Changing downtown Oklahoma City's skyline represents future a boy yearns to experience
Videoview all videos
Apr 9A 10-year-old Lexington boy battling cancer got to...
Photoview all photos
What happened next is a tale I had to wait a few weeks to hear as Xander endured the harshest chemotherapy in his life.
It begins with Brown approaching family friend J.W. Peters, who in turn contacted an acquaintance at Devon, Tony Vaughn, a vice president, who then set in motion a whirlwind tour that indeed would have wowed the Charlie Bucket and Grandpa Joe in all of us.
None other than Larry Nichols, executive chairman of Devon, greeted the pair upon their start of the tour that clear, sunny January day. Contractors loaded up a bag with hard hats, construction stickers, gloves and other mementos usually reserved for dignitaries.
The adventure included a ride 30 feet up via a scissor-lift in the middle of the rotunda, followed by a ride all the way to the 50th floor on an unframed elevator cab. Xander and “G” also went up to the roof — atop the mechanical 51st floor — and enjoyed a view that will be seen by only the very few. Perched up high, Xander and “G” spotted their car parked by the Santa Fe Train Depot. They gazed toward Children's Hospital, where the boy faced a week of chemotherapy.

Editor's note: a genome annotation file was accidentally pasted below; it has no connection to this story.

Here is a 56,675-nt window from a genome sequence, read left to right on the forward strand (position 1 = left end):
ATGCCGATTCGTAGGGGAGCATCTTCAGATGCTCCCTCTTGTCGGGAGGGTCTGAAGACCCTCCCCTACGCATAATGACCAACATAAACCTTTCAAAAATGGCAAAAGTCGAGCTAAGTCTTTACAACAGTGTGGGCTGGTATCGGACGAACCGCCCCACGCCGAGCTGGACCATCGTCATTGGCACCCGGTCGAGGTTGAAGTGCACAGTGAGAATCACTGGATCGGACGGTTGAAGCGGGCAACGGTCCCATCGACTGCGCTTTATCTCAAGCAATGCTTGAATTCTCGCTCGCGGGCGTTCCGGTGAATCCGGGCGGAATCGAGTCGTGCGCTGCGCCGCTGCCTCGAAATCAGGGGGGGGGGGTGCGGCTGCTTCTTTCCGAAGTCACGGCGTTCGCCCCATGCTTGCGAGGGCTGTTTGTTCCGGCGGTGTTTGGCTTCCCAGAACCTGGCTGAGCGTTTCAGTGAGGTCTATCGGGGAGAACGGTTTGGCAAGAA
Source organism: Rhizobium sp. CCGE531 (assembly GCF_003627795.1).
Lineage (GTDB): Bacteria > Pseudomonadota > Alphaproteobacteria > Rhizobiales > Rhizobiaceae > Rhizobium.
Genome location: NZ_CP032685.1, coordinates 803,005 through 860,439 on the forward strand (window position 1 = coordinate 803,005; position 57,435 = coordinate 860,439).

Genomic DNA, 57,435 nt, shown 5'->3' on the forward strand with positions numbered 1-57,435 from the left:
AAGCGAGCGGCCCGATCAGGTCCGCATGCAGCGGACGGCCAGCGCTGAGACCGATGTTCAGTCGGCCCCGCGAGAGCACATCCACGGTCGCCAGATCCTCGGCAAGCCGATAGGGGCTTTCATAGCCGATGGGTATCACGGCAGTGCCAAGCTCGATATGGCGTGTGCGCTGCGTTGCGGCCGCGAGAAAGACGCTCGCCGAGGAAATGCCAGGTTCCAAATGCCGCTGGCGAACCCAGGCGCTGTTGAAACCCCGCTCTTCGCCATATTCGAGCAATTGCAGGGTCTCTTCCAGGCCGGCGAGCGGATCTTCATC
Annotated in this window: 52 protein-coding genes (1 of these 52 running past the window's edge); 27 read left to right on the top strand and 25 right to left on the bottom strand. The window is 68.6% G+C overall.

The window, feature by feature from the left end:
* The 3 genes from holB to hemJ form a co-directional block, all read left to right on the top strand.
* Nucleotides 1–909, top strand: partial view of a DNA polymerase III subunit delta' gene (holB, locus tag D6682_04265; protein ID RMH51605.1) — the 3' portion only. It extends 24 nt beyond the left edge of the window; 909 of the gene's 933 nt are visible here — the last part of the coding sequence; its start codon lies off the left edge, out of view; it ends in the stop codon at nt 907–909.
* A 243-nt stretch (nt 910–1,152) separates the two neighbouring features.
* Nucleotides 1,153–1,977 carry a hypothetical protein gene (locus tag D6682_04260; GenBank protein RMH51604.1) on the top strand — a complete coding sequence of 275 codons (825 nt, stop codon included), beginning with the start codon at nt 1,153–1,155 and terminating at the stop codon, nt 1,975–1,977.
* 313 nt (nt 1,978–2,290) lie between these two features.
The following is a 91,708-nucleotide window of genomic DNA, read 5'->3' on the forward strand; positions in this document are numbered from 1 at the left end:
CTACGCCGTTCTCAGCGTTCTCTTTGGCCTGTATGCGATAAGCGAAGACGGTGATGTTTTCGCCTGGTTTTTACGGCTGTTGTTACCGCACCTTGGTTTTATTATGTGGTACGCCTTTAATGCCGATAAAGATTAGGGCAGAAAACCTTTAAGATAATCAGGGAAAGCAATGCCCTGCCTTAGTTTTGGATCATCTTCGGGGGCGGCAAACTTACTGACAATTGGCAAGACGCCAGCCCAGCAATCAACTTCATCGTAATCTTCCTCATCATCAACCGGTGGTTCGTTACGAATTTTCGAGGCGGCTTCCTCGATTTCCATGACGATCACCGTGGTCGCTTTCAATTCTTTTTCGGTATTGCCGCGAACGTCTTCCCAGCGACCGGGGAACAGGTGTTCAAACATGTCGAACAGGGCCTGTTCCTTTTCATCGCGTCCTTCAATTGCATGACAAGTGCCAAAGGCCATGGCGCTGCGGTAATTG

Xander, accompanied by his mother and grandfather, last week returned to Devon Energy Center where I met them at nebu. The cancer has not subsided. But when his mom gets upset at such news, it's Xander with the brave face. He reminds her, it could have been worse. The future, for Xander, is not set in stone.
When retelling this tale, the adults who accompanied Xander on his visits to Devon Energy Center struggle not to tear up. Yet in Xander's presence, there are no tears. There can be no tears. For Xander, downtown's growing skyline is a glimpse of an exciting future — one he's yet to give up on.